What are Your Non-Profit's Goals for Social Media?

Lori Halley 23 June 2009 3 comments

Membership in social networking sites may be free, as a rule, but there’s still a cost in staff or volunteer time.  For every hour your non-profit invests in social networking, an hour is lost to other projects that might further your cause more effectively.

How can you know if social media is the best possible use of your time, unless you’ve first figured out what you want to achieve?

Quantifiable goals will help you to justify your organization’s social media involvement to board members, members, donors, and other stakeholders.

If you lay out your best business case and still can’t seem to "sell" your board on social media, by the way, that doesn't necessarily mean the board is hopelessly "behind the times" with technology. Frankly, it may be the goal-setting process at fault — or maybe just your timing.

(You may need to need to revisit your goals to ensure that they’re on target with your organization's overall mission, measurable in a concrete way, achievable with the resources you've got available, and compatible with whatever other programs and projects are planned for the same  time frame.)

Even with the most enthusiastic of boards behind you, however, it pays to be perfectly clear about the goals before launching into social media — for some very practical reasons:

Everyone on the team has to agree on what target you're aiming for, and how you'll all know when you hit it... or not!

Goals will determine your strategy.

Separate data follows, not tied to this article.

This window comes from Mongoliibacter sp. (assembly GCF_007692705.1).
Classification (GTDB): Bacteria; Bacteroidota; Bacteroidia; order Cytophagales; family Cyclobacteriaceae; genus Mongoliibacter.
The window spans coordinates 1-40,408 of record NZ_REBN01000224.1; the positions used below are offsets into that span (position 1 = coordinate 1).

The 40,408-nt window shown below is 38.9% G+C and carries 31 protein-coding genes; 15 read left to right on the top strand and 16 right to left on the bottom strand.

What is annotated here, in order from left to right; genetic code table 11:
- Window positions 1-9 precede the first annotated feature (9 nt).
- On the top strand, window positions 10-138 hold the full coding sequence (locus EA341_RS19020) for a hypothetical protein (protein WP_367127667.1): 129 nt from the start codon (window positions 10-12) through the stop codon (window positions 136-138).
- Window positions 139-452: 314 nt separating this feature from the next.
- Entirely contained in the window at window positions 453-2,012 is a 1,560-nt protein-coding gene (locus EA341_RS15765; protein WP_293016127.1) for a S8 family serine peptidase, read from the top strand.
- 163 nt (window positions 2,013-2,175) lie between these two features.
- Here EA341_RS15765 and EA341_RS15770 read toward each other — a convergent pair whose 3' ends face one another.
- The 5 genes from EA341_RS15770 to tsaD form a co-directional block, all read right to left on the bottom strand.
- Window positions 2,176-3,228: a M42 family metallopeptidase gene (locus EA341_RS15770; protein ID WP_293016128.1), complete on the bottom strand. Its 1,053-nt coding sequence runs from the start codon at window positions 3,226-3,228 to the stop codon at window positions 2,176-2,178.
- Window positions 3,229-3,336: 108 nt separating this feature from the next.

What do you want to accomplish? Who can help make it happen?

Audience is critical  — the people you want to connect with will determine which social media sites are best for your organization, and what you want people to do (what actions will get you to those quantifiable goals) will determine how you interact with them.

If your non-profit's mission is to change public policy or influence new legislation, for example, you’ll want to get your message in front of activists who share your interests, and especially to connect with those who are working in the same jurisdiction. On the other hand, if your goal is simply to bring new traffic to your website, you need to engage those people who have an interest in your cause and who tend to share information and resources with their online peers.

Ultimately, your goals will influence your social media usage in every respect, from whether you’ll use one single profile for the whole organization or let individual staffers speak out, to the frequency of Facebook status updates, to what criteria you choose for your “follow policy” on Twitter…

Goals keep your project on track.

Getting started in social media can be a challenge. Establishing connections and building momentum in social media doesn’t happen overnight — except for public figures and pop culture celebrities who bring along their offline fans when they decide to set up camp on Twitter or Facebook or MySpace. Giving up too soon (or after only a half-hearted effort) is a common reason for non-profits — for businesses and individuals, too, for that matter — to fail in social media.